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These are the most frequently misspelled fashion brands

By Simone Preuss


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Credits: Adidas

Fjällräven, Givenchy and Hermes have one thing in common - they are brand names that are neither easy to pronounce nor to write. The latter can be a hindrance when searching for a specific fashion brand online. The digital wholesale platform Joor wanted to find out more and investigated the 15 most frequently misspelled names of fashion brands with the help of online analysis tool Ahrefs.

The name of German sporting goods manufacturer Adidas tops the list, leaving consumers wondering just how many “d”s to type so that it often becomes “Addidas” or “Addias” on the Internet. After all, who knows that behind the famous brand name is founder Adolf “Adi” Dassler’s name? Anyone who makes this mistake is not alone - Adidas is misspelled more than half a million times a month online.

French names also pose difficulties, even a short and relatively simple name like that of luxury fashion house Chanel. Consumers add an extra “n” or “l” so that it becomes “Channel” or “Chanell” online, and that more than 400,000 times a month.

Credits: Swarovski Logo

Austrian crystal producer Swarovski follows at some distance, although its name is potentially more difficult - 'does the “w” come first or the “v”?' seems to be the most common question. More than 80,000 people a month bypass this and opt for “Swaroski” or “Swarvoski”.

In fourth place is Louis Vuitton - this French luxury house is not only difficult to pronounce, but also difficult to spell. “Louis vitton” is written by those who get the first name right; “Luis Vuitton” by those who simplify the diphthong. In total, almost 79,000 people misspell the French founder's name every month.

Italian luxury fashion house Versace fares not much better - almost 65,000 people misspell the surname of founder Gianni Versace, which became the brand name - online, it becomes “Versache” or “Versage”.

Versace boutique in Paris. Credits: Capri Holding

French designer Simon Porte Jacquemus, who turned his somewhat unusual surname into the brand name, also shares this fate: the name is often spelled “Jaquemus” or “Jacquemis”.

Another surprise comes in seventh place in the form of Japanese sportswear company Asics whose is derived from the Latin maxim “Anima sana in corpore sano” - in a healthy body there is a healthy mind. The supposedly simple acronym often - and perhaps somewhat unfavourably - becomes “Ascis” or “Ascics”.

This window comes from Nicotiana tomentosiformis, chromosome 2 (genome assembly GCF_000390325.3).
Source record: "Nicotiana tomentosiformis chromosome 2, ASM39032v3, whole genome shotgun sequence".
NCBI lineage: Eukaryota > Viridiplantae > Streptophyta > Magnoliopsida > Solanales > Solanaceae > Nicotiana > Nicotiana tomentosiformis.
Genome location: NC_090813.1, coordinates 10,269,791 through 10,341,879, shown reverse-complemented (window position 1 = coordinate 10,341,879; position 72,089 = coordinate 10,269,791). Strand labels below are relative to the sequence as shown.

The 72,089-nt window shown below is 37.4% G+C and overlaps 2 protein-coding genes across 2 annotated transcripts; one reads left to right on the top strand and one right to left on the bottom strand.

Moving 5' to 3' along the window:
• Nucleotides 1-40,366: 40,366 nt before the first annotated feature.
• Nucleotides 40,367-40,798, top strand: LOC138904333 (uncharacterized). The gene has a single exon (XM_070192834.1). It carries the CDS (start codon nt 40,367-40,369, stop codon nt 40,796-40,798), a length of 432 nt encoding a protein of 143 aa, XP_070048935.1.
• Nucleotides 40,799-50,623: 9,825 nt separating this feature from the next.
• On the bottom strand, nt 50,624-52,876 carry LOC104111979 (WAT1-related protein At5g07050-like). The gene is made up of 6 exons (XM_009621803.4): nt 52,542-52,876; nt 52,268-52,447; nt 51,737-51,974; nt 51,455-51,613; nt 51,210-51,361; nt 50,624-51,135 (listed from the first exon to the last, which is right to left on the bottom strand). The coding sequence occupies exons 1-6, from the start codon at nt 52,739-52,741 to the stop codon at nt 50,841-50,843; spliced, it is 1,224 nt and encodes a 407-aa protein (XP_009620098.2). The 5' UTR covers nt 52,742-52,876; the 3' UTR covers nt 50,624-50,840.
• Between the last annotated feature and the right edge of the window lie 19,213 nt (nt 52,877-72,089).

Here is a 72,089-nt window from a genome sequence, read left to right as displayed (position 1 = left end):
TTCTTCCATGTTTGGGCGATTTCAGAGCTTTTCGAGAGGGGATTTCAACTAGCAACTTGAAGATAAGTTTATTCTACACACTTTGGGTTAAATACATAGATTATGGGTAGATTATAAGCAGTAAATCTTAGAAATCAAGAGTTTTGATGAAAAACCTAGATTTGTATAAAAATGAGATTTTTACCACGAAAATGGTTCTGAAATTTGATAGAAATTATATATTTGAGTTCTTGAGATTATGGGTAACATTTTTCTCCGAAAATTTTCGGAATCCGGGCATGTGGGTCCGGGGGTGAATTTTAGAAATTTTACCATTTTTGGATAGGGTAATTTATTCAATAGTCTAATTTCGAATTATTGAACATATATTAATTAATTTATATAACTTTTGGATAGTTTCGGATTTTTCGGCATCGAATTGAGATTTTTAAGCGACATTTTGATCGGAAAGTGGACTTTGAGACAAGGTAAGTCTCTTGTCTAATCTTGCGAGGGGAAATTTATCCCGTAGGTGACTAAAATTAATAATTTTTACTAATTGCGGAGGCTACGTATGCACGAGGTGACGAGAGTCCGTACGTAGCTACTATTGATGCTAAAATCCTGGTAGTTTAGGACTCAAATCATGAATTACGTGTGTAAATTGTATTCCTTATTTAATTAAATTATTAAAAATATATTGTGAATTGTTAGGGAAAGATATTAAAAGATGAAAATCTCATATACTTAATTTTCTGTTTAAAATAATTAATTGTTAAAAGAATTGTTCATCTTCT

Designer Christian Dior could perhaps never have imagined the worldwide fame his luxury label of the same name would achieve far beyond the borders of France. Online, the first name causes problems and the brand quickly becomes “Cristian Dior” or “Christan Dior”.

Short, seemingly simple names can be deceptive, as Italian luxury label Moncler can attest to - it often becomes “Monclair”, “Monclear” or even “Monclare” and finds itself in ninth place.

Even Swiss luxury brand Tag Heuer’s name causes difficulties due to the umlaut - it becomes either “Tag huer” or “Tag heur” and ends up in 13th place. Few may know that the brand name is a combination of the acronym for “Techniques d'Avant Garde” and founder Edouard Heuer’s last name.

In tenth place is Italian luxury fashion house Bottega Veneta, whose name simply means “Venetian shop”. Consumers are confused about the number of “t”s, “g”s and “n”s, thus making it “Botega”, “Botegga” or “Bottegga venetta”.

The eponymous label of US designer Tommy Hilfiger landed in eleventh place because it is often misheard (or remembered) as “Tommy Hilfinger” or “Tommy Hilfigure”; the number of “l”s is also unclear, thus resulting in creations such as “Tommy hillfiger”.

Tommy Hilfiger store. Credits: Tommy Hilfiger

Another short French name causes difficulties in 12th place with Lacoste. The problem here is not the silent “e” at the end (which many may pronounce), but the vowel sequence, which then leads to “Locaste” or “La coste”, placing more emphasis on the cost of items.

The eponymous brand of the British designer Vivienne Westwood, who died almost a year ago, is often spelt “Vivian westwood” or “Vivien westwood”, which puts the brand in 14th place, with more than 16,000 people per month choosing this spelling.

Rounding off the top 15 is Italian luxury fashion house Dolce & Gabbana, which often becomes “Dolce gabana” online. As long as this is unintentional, everything is fine - however, in 2012, the fashion house served legal papers to a South African jewellery shop that called itself “Dolce & Banana”, demanding a name change.

Louis Vuitton